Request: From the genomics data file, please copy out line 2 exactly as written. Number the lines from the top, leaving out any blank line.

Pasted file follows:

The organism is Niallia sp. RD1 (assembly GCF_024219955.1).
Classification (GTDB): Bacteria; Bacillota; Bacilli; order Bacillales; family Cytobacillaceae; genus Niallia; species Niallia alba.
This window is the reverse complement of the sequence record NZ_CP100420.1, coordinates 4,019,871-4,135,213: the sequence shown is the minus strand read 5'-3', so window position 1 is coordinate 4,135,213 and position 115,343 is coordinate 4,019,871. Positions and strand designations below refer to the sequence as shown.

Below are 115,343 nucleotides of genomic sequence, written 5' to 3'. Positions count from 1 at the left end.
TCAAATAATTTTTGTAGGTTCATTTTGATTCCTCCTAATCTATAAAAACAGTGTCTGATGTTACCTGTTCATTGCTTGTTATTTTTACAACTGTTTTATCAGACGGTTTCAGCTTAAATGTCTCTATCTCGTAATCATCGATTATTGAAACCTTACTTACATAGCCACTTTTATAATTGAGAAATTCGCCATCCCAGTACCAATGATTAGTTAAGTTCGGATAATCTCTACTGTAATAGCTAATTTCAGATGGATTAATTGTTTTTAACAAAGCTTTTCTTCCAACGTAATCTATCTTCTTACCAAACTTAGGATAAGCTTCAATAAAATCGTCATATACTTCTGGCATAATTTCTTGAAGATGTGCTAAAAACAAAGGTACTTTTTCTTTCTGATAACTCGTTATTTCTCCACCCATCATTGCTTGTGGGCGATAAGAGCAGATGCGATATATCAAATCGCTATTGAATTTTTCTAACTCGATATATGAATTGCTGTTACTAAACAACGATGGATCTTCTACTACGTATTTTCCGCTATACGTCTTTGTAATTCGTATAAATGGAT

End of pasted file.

Classification (GTDB): Bacteria; Bacillota; Bacilli; order Bacillales; family Cytobacillaceae; genus Niallia; species Niallia alba.